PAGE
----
Thursday, January 6, 2011

Thumbnails & Studio Habits

My new article is now out in Pastel Journal! This article extols the benefits of thumbnail sketches. I'm totally in love with them! I do them all the time; in my studio, on the couch at night, in an airplane or at the airport when I'm traveling. You can pour all your ideas out in a sketchbook. It is so cathartic! I love it when I've filled a page. It shows many variations of an idea quickly. I can easily see the best solution at a quick glance of the page. Besides, they are beautiful when I've filled a page. I feel so accomplished to have done it. It's just like a great workout at the gym; like I've broken a great sweat!!

Honestly, I treasure my sketchbook more than my finished pieces, which is very funny, since by themselves each thumbnail is not precious at all. It's the collection over time that makes a sketchbook precious. They are as much journals as they are working tools. I've scanned my sketchbooks into my computer because I'm paranoid about loosing one. I travel with them and would absolutely HATE to loose one. My husband who is a fine draftsman/artist lost a sketchbook filled with urban scenes done with watercolor and ink. We both still ache a bit over that loss occasionally. If you find it, please send it along!! Note to self; put address in all sketchbooks.

Sketchbooks, viewfinders, value scale!

Thumbnails in ballpoint

I love to do paintings from a  tiny black and white thumbnail and put aside any other reference that might have contributed initially. This mode of working gives me an incredible amount of freedom with just enough of a structure to get me going. As I said in the article, I've built a playground for myself by doing a thumbnail. I don't work this way all the time, but opening the sketchbook and choosing a thumbnail and going for it is pretty liberating.

I rely on a thumbnail and often a color study when I'm painting plein aire. I really think it's pretty overwhelming to paint outdoors and so easy to get outside oneself, literally. I need the thumbnail to help me with my drawing and the scale of the elements. Besides, I love to tape the thumbnail into my sketchbook and make a little notation about my experience painting that day. Back again to the journal aspect!

I'm totally hooked on using a ballpoint pen to do my thumbnails. A ballpoint can get really, really dark. Darker than any pencil lead. And you can achieve the whole value scale by varying the pressure you use. The most wonderful thing is that you can always find one anywhere you go! I do prefer the black ones over the blue ones, though.

Check out the article when you have a chance. Here is a link to the Pastel Journal site. It has some  examples in addition to what appears in the article. Nice!

I'm posting some thumbnail/minis on my website and ebay store over the next couple of months while the article is out. I usually keep most of these for reference and just because I like them in my studio, but I thought it would be fun to share.... Check them out. I'll have them up within a day or two.

7 comments:

Carolyn said...

Thanks to the tip about putting your address in your sketchbook, as I am getting quite attached to mine too!

loriann said...

Excellent post Marla! I also loved the sneak peak into your sketch book.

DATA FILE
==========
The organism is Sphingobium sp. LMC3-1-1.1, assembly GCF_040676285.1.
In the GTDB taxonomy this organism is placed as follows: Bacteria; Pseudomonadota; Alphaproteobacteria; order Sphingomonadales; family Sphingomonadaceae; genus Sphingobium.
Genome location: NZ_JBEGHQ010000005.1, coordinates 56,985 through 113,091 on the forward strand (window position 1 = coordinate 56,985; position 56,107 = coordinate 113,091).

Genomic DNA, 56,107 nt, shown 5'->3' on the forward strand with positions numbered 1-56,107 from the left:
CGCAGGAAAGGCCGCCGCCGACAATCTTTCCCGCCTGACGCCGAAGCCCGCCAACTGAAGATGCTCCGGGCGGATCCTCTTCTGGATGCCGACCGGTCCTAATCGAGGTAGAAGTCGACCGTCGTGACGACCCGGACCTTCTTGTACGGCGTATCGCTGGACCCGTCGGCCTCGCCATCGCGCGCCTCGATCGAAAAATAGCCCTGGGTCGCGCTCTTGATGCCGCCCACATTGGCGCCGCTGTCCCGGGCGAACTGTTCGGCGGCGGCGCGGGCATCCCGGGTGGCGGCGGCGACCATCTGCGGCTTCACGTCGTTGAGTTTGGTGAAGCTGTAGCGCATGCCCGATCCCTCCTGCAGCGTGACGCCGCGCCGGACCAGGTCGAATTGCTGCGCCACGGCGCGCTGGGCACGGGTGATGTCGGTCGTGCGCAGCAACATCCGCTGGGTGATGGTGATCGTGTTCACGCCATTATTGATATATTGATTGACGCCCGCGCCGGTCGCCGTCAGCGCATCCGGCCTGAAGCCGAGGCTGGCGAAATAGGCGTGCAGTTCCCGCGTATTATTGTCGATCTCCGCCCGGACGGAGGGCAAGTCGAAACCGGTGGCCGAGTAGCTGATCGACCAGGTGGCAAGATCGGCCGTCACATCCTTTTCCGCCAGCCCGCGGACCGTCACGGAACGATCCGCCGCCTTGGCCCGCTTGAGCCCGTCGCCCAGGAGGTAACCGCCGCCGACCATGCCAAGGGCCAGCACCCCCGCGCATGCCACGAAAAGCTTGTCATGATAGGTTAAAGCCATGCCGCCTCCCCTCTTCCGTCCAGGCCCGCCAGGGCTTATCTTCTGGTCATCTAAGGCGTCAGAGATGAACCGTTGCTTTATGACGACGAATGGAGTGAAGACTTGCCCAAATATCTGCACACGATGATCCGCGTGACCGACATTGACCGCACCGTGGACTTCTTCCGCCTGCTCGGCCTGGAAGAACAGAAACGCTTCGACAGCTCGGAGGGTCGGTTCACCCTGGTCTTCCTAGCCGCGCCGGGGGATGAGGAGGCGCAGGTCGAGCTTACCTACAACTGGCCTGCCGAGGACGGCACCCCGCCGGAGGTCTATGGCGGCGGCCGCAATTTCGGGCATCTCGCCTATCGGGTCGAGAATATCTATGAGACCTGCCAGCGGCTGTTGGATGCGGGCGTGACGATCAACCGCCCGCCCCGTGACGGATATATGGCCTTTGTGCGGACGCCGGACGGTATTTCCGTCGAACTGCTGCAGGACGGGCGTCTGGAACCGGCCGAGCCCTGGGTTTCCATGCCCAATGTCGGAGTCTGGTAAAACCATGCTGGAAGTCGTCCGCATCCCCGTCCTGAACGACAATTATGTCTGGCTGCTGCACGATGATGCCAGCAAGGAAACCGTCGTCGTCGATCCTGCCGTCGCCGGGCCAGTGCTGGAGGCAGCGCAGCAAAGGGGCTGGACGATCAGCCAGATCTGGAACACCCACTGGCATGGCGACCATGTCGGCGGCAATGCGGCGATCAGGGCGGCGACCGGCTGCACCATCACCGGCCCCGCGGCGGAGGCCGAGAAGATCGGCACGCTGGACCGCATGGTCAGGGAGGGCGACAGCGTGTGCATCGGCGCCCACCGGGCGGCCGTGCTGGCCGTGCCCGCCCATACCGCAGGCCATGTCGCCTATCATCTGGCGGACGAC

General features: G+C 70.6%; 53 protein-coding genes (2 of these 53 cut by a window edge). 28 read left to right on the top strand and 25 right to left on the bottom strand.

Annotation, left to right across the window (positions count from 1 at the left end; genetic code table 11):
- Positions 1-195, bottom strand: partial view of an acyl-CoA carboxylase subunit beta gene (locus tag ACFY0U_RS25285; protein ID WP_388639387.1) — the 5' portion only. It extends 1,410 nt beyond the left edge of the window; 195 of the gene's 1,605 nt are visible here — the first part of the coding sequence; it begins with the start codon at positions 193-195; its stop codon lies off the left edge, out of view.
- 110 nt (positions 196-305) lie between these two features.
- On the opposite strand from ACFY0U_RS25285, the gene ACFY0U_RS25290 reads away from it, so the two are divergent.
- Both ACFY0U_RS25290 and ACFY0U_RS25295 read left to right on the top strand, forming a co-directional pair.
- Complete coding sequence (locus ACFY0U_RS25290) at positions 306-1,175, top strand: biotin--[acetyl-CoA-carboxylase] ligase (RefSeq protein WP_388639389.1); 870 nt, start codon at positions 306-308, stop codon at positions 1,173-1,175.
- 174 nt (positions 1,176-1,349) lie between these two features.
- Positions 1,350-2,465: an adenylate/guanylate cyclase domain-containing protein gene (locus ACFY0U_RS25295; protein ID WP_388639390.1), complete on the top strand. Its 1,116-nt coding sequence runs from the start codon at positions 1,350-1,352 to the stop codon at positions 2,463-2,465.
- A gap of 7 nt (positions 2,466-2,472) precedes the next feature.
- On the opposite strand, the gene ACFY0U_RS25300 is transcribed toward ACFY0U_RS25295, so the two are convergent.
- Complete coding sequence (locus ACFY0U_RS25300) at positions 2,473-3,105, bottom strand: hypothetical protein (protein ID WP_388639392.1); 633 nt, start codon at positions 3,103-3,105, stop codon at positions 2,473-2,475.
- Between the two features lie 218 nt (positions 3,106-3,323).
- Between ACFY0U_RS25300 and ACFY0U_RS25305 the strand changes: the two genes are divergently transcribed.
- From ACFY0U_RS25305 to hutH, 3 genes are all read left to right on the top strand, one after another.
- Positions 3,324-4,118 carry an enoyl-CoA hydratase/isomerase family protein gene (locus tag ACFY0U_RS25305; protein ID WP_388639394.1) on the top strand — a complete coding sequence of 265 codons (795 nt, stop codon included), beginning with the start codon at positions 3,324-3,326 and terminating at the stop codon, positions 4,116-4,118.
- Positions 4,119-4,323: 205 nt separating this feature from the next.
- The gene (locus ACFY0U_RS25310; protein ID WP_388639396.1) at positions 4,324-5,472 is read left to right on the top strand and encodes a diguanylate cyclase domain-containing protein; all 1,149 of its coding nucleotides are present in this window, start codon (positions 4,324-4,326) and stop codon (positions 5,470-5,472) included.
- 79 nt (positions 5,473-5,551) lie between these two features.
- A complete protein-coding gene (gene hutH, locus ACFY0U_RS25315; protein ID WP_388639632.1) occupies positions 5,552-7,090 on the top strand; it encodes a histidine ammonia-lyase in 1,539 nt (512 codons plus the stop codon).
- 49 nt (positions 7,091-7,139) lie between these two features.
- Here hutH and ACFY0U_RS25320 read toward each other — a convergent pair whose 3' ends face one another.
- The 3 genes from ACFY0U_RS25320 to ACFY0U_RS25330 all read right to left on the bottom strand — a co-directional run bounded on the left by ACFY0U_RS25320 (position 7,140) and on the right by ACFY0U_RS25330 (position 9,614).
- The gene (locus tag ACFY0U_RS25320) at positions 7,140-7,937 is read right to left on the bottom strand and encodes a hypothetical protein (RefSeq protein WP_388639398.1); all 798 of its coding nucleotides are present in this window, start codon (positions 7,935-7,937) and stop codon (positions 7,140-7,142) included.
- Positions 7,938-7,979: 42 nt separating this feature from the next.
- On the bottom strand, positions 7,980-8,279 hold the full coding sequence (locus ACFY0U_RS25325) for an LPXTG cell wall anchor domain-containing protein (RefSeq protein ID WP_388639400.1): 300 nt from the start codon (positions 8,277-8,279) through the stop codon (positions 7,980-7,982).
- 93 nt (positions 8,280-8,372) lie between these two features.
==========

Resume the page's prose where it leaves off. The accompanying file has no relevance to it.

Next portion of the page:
Lisa Le Quelenec said...

I totally agree with you, my sketchbooks are one of the most important things to me. They are full of the promise of work to come. I really enjoyed looking at your pages. Can we see some more?

Sonya Johnson said...

Wonderful! I always love seeing pages from artist's sketchbooks, including thumbnails. I can see why these journals are so treasured; they must be a delight to look through!

Julie Greig NZ Painter said...

It's a great article Marla, I've been teaching a class this past week, and of course I showed them the article as the Pastle Journal had just arrived in the mail - and of course you totally backed up everything I'd been teaching them all week. Although I could be doing a lot more thumbnails too! And I will, after I've written my name adn address in my sketchbook! I just love your thumbnails, by the way!

njart73 said...

I have found that keeping a sketchbook is a wonderful habit. I began to work in small spiral bound 5 x8 sketchbooks since 1991. I was working a retail job and that was a way to keep my sanity by sketching landscapes from memory while on my lunch break. I also lost a sketchbook a number of years ago. This was from one of my trips that I used to take to Vermont. I have always "safeguarded" my sketchbooks but after losing that one I really stepped up my vigilance. I wonder how many artists do end up losing at least one sketchbook over the years? Although I am up to number 52 on these small sketchbooks I actually have 51. I also have a number of 9x 12 Strathmore 300 charcoal pads that I use to sketch outdoors. I just purchased a Sketch Folio from ASW that can hold a 9 x12 spiral bound sketch book and supplies. I think that is the perfect size to take to museums as well as for field work. I recommend the Sketch Folio and I can see that it will be very useful. For the past few days I have been looking through my sketchbooks from 1998 to present & amazes me how many ideas for future paintings are on those pages. It is interesting to look over my notes but unfortunately sometimes I cannot read some of my own handwriting! I enjoy your sketchbooks and pastel paintings . I look forward to receiving your latest paintings in my in box.

Caroline said...

Beautiful sketches I especially love the abstract painting sketches just wonderful.